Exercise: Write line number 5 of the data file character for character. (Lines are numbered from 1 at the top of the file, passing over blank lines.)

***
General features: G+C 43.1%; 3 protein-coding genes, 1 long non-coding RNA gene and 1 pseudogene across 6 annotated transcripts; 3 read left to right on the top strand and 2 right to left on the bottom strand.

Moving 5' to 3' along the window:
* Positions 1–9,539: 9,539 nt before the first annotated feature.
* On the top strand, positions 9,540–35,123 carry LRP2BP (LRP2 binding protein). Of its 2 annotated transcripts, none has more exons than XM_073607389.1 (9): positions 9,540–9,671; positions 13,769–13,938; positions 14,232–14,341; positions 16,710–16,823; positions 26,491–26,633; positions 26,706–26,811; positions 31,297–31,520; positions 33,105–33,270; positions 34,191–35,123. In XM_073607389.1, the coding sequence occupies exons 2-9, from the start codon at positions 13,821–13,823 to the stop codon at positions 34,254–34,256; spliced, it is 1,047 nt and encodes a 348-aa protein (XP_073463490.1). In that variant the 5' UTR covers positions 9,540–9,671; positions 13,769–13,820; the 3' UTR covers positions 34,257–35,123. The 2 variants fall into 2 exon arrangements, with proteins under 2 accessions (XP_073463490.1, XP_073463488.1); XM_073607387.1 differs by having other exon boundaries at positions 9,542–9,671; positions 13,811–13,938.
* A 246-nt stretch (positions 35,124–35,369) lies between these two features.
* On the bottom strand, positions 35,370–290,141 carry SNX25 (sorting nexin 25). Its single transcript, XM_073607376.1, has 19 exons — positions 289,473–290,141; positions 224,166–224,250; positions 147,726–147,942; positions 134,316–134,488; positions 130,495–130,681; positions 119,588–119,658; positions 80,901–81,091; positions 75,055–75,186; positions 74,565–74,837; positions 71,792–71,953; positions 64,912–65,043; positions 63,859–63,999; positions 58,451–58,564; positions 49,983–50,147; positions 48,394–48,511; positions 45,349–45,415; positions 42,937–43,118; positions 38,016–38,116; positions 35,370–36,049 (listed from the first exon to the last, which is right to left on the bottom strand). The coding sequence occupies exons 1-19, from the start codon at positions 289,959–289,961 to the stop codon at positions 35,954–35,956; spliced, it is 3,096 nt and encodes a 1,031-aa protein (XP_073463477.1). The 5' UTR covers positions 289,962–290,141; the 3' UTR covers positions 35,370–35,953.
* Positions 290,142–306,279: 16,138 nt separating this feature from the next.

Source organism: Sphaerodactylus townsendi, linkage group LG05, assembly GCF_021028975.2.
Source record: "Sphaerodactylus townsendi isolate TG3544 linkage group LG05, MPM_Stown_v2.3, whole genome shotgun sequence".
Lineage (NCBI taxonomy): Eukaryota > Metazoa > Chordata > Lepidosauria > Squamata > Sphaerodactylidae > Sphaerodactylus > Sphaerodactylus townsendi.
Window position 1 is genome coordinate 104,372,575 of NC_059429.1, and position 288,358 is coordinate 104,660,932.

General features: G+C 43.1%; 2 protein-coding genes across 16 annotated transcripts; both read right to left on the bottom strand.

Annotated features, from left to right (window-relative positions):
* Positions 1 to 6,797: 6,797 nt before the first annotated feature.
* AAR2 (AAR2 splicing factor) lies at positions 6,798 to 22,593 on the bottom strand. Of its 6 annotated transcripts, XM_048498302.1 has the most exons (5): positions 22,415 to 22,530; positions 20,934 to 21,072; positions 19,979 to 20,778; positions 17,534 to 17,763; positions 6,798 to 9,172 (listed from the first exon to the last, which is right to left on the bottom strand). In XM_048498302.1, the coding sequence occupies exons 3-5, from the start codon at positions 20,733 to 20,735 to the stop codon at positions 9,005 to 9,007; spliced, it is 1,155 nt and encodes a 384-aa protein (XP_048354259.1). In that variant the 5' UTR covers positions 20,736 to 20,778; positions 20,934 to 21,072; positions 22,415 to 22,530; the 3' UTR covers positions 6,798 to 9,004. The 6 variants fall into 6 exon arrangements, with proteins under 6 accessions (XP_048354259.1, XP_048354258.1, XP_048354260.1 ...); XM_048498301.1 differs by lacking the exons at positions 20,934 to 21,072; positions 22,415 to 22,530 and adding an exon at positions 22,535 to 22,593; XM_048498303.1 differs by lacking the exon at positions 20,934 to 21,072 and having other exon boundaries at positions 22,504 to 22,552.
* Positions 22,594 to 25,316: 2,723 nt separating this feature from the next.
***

* A 246-nt stretch (positions 35,124–35,369) lies between these two features.